With reference to FIGS. 6 and 7, and continued reference to FIG. 5, the cap crown stiffener 24 comprises a sheet 32 of open work or reticulated construction fabricated of a flexible material which can bend to conform to the arc of the cap brim 16, but which has sufficient stiffness to support the front of the crown from collapsing. The flexible material of the stiffener sheet 32 must also be moisture resistant so as not to be damaged by rain and perspiration. Various suitable materials are known, and include low density polyethylene. As can be best seen in FIGS. 6 and 7, the stiffener sheet 32 is generally rectangular in shape with a length dimension generally corresponding to the arcuate distance between the junctures of the peripheral edge 34 of the visor 14 and the crown brim 16 or the width of the front of the crown 12 to be supported against collapsing, and a width dimension corresponding to the height of the front of the crown 12 to be supported from collapsing. As illustrated, the two ends 36 and 38, and the top edge 40 of the stiffener sheet 32 have a thin border 42, and the bottom edge 44 has a margin 46 substantiallly wider than the thin border 42. The margin 46 includes a resilient hinge joint 48 extending parallel to the bottom edge 44 so that the margin 46 can be folded back over the stiffener sheet 32 along the bottom edge as can be best seen in FIG. 7. As can be best seen in FIG. 6, the hinge joint 48 includes two elongated slits 50 and 52 through the thickness of the margin 46 in longitudinal alignment with each other, and longitudinally spaced apart from each other such that the proximal mutually adjacent terminating ends 54 of slit 50 and 56 of slit 52 are spaced apart. In addition, the other or distal terminating ends 58 and 60 of the slits 50 and 52, respectivley, are spaced from the opposite ends of the margin 46, respectively. The distal ends 58 and 60 being spaced from the ends of the margin 46 define two hinge connections 62 and 64, and the proximal ends 54 and 56 define a third hinge connection 66. It is contemplated that the hinge joint 48 can be a "living hinge" such as a groove be formed in the margin 46 in place of the two slits 50 and 52, as an equivalent thereof depending upon the material of the stiffener 24 and thickness of the stiffener margin 46.

Now referring once again to FIG. 5, the bottom margin 46 of the stiffener 12 is folded back about the hinge joint 48 to overlay the stiffener sheet 32 of the stiffener 24, and the crown stiffener 24 is located to the interior of the crown 12 with the folded over bottom margin 46 in the fold of the circumferential upturned cuff 26, that is between the upturned cuff 26 and interior surface of the crown 12, with the stiffener sheet 24 extending upwardly in overlaying relationship to the interior surface of the front portion of the crown 12 to be supported. The pivot axis of the hinge joint 48 is thus generally parallel to the crown brim 16. The margin 26 is attached to the upturned cuff 26 by virtually any convenient means, such as the row of stitches 30. The hinge joint 48 is resilient so that the folded over margin 46 is biased to unfold about the hinge joint 48 toward the unfolded position shown in FIG. 6. Thus, the stiffener sheet 32 is biased toward and against the interior surface of the cap crown to more efficiently support the front portion of the crown 12.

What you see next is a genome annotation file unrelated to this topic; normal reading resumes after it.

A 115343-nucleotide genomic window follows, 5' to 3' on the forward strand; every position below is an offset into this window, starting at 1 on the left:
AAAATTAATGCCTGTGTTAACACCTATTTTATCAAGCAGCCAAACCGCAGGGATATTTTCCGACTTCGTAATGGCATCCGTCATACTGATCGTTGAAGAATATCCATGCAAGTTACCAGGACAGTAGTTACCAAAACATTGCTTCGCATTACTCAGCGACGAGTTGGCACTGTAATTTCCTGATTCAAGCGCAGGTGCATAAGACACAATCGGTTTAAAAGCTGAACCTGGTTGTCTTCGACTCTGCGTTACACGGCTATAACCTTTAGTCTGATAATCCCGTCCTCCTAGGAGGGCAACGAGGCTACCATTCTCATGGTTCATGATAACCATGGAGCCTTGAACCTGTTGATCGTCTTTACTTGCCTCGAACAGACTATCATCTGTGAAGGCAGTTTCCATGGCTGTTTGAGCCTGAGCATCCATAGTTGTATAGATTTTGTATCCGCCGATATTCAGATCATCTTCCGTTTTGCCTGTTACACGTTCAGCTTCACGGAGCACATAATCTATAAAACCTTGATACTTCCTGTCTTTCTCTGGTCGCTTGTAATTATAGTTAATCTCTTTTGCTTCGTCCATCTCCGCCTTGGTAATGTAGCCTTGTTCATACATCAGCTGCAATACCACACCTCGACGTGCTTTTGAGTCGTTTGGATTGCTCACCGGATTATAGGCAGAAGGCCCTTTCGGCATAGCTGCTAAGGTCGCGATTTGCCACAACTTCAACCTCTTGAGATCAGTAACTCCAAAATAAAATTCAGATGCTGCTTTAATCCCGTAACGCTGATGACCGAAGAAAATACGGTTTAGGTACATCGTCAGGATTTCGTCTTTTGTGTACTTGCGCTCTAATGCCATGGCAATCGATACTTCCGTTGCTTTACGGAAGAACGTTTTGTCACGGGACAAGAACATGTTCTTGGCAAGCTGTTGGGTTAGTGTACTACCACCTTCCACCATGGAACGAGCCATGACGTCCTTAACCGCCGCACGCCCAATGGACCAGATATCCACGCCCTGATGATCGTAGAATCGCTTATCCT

The foregoing detailed description is given primarily for clearness of understanding and no unnecessary limitations are to be understood therefrom for modifications will become obvious to those skilled in the art upon reading this disclosure and may be made without departing from the spirit of the invention or scope of the appended claims.

Patent Citations
Cited PatentFiling datePublication dateApplicantTitle
US3133289 *Jul 26, 1962May 19, 1964Lipschutz Frank KCap with removable stiffener elements
US3164842 *Jul 20, 1962Jan 12, 1965Bancroft Cap CompanyStay for uniform cap
US4686713 *Nov 26, 1986Aug 18, 1987Texace CorporationVisor and assembly method for visor
US4691389 *Nov 3, 1986Sep 8, 1987Town Talk, Inc.Cap having stiffeners
Referenced by
Citing PatentFiling datePublication dateApplicantTitle
US5181277 *Aug 26, 1991Jan 26, 1993Get-A-Head, Inc.Reversible hat assembly
US5481760 *Aug 18, 1994Jan 9, 1996Wood, Jr.; William J. C.Cap blocker
US5484392 *Dec 14, 1994Jan 16, 1996Ergodyne CorporationWrist support and wrist support stay
US5987649 *Mar 6, 1998Nov 23, 1999Robertson; Richard K.Cap insert
US7958570Aug 4, 2009Jun 14, 2011John Joseph MooneyCap shape retainer insert
US8276213 *Apr 23, 2008Oct 2, 2012The North Face Apparel Corp.Venting apparatus with no-catch mechanism
US8713712Sep 7, 2012May 6, 2014The North Face Apparel Corp.Venting apparatus with no-catch mechanism
WO2007109930A1 *Jul 3, 2006Oct 4, 2007Dongguan Comte Headwear ManufaA new type of hat
Classifications
U.S. Classification2/195.5, 2/255
International ClassificationA42B1/06
Cooperative ClassificationA42B1/061
European ClassificationA42B1/06B
Legal Events
DateCodeEventDescription
Feb 23, 1993FPExpired due to failure to pay maintenance fee
Effective date: 19921213
Dec 13, 1992LAPSLapse for failure to pay maintenance fees
Jul 14, 1992REMIMaintenance fee reminder mailed